In Monday’s post I wrote about three seasons of life as I saw them in Petula Clark’s song, “Fill the World With Love,”—the morning, noon, and evening. Yesterday I was talking about this with a friend (who is in her eighties) over coffee at her kitchen table and I said, “You know, I think I may be in the afternoon of my life. Surely I am past the noontime and not yet to the evening.” She agreed and encouraged me that the afternoon of our life holds much that is wonderful.
At home later in the day I found an email from her with a quote from Jung, so I Googled the topic and found this article which reflects on Jung’s wisdom about this season, “Enjoying the Afternoon of Life: Jung on Aging.” There is much wisdom in this article, but I especially like this part:
Jung called the elder years—those from c. age 56 to c. 83—the “afternoon of life,” using the analogy of the passage of the Sun through the sky from morning to night. Youth was “morning,” noon corresponded to mid-life, and night was old age, while the sixth and seventh decades see life energy wane, much as the Sun’s warmth declines as it sinks lower in the sky. Just as we need the full cycle of the Sun to support life, so we are meant to live out the full cycle of human existence, and Jung recognized this. More than just living, Jung urged us to enjoy the “afternoon” of life….
So how are we to enjoy these years, where so many of us “Baby Boomers” find ourselves? I see many people trying to stay young—those with money chasing the elusive fountain of youth with personal trainers, expansive wardrobes, makeup routines (and plastic surgery), and behavior which denies aging. While I want to remain active, I don’t want to compete with younger generations. My body won’t let me, and I want to be content, to actually enjoy the afternoon of my life. But the article at the Jungian site describes a lifestyle I’m not ready to completely embrace:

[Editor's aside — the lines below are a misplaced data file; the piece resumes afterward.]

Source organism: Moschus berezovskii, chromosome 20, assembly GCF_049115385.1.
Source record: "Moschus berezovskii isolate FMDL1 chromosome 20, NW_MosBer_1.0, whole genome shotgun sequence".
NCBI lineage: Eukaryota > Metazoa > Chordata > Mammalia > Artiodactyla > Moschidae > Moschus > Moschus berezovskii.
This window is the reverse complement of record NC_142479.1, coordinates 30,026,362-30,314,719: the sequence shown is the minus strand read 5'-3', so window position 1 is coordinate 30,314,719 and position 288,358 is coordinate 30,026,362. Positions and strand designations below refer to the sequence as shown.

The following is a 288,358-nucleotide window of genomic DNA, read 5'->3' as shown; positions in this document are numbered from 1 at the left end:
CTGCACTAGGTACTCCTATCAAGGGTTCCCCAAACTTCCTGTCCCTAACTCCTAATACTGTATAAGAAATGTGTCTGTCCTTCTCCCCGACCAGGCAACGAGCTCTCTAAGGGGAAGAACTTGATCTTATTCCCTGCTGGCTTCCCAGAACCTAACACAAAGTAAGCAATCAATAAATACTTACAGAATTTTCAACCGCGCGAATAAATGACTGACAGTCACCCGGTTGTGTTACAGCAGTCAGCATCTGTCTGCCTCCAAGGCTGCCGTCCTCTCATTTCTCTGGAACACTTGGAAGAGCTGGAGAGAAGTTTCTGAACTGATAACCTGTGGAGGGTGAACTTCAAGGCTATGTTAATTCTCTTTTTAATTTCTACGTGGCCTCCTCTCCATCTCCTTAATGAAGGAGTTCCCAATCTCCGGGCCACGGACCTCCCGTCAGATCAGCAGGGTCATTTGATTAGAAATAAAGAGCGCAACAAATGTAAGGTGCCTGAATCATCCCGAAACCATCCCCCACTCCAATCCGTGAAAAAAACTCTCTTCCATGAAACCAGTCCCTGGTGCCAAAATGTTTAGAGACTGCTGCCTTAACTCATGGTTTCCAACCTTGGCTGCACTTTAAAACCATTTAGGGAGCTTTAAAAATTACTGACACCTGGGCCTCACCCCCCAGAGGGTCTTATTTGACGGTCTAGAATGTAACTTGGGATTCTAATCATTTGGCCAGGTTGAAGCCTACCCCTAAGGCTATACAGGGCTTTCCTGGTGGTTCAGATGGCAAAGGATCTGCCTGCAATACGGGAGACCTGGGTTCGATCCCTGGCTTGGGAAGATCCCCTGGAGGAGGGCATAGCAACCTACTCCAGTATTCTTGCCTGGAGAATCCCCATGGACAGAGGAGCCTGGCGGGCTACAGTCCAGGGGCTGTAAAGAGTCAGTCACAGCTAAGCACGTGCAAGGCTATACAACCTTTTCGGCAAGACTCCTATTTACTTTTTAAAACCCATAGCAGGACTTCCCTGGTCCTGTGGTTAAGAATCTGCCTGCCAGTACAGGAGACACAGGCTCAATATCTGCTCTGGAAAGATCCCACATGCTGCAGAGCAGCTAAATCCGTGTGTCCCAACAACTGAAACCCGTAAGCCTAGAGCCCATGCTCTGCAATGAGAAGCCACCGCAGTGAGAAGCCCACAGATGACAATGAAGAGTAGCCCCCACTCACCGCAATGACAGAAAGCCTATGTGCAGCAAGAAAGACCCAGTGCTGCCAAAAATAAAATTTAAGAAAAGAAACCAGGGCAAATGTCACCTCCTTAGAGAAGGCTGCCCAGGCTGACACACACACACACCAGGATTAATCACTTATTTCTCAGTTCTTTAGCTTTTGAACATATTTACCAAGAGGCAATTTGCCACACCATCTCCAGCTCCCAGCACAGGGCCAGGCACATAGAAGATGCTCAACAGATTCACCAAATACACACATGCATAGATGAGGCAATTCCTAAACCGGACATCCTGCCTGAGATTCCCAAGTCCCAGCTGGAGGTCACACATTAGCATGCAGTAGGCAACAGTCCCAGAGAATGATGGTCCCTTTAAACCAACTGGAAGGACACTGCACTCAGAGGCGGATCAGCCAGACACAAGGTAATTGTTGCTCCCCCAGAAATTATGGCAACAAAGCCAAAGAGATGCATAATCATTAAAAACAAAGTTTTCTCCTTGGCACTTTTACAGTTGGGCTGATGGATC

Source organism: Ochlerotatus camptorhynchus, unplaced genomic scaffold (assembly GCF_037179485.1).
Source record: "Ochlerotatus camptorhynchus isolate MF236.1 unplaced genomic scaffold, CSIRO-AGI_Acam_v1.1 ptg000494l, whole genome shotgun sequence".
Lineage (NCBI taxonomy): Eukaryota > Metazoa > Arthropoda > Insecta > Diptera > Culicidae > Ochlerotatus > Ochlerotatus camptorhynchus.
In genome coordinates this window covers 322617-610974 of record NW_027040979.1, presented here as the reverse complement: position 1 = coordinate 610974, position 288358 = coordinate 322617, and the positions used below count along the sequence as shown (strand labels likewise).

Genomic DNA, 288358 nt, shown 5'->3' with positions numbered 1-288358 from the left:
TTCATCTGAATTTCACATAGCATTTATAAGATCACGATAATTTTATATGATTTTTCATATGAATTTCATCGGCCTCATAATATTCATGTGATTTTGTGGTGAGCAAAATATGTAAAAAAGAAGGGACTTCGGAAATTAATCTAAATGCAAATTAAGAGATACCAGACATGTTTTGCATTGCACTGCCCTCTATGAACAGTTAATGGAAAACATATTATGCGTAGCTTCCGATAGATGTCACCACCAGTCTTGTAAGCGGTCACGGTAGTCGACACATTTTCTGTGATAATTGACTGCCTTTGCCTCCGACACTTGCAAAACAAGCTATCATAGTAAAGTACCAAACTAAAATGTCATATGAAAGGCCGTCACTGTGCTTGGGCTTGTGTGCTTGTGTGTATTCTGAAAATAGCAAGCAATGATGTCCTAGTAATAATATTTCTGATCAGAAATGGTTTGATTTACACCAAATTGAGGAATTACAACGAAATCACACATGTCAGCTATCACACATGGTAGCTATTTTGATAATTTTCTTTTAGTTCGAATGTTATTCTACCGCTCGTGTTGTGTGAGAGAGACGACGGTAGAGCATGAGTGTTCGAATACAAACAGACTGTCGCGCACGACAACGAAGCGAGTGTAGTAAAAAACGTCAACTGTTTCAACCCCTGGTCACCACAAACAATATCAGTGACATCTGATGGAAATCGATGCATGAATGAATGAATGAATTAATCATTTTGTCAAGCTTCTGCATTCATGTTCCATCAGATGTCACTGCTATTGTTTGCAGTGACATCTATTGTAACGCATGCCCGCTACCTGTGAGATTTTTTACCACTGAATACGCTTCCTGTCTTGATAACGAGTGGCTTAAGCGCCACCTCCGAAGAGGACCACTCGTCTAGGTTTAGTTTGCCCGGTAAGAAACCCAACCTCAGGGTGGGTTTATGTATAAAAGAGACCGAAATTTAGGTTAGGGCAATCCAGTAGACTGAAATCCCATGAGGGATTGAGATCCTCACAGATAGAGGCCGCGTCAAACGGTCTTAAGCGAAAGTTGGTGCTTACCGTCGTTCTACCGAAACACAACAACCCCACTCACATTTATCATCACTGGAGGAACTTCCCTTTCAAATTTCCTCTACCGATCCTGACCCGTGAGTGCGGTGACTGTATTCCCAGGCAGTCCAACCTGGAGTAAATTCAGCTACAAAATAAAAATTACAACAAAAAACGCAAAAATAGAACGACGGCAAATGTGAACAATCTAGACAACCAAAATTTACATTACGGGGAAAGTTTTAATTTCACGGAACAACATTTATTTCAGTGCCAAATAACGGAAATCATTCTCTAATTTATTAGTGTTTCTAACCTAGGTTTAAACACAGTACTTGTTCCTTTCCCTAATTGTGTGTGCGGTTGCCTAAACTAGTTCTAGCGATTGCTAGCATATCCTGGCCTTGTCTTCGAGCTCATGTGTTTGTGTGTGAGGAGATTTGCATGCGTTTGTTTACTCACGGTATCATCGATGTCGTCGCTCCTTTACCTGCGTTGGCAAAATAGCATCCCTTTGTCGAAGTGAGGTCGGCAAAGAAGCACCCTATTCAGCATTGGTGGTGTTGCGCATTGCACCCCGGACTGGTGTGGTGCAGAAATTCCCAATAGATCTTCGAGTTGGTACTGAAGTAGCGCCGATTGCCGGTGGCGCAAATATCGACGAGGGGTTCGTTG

The interval between age 60 and age 80 is the time most people retire from full-time participation in the work world. Generally in this interval children have grown up, gone off to college and set up their own families. This means there is more leisure, fewer family demands, and minimal restrictions in daily life due to the demands of work. Ambitions and desires tend to decrease, and oldsters often feel relief as they “downsize” into smaller homes, condos or collective living arrangements. There may be relief also in the realization of no longer having to keep up with new technologies.
Since I never had a “career” (I was a stay-at-home mom most of my life, other than running an aerobic dance business and doing some freelance writing) I’m not “retiring” at age 65…. I just had two books published and have two more in the works. I’m just getting started! And yet, I’m doing these things without the restraints of a mother with children still at home, and yes, with more leisure. I can choose what to do with my time, which is a great gift for which I try to remember to thank God daily.
I guess my main “complaint” in the afternoon of my life is the limitations placed on me by my body—although those limitations are mostly my own fault for not taking better care of it. The weight gain, the daily aches and pains (many from the car wreck three years ago), the sagging chin and drooping eyelids, all scream at me and make me yearn for my youth. But do I really want it back, with all its anxieties? No!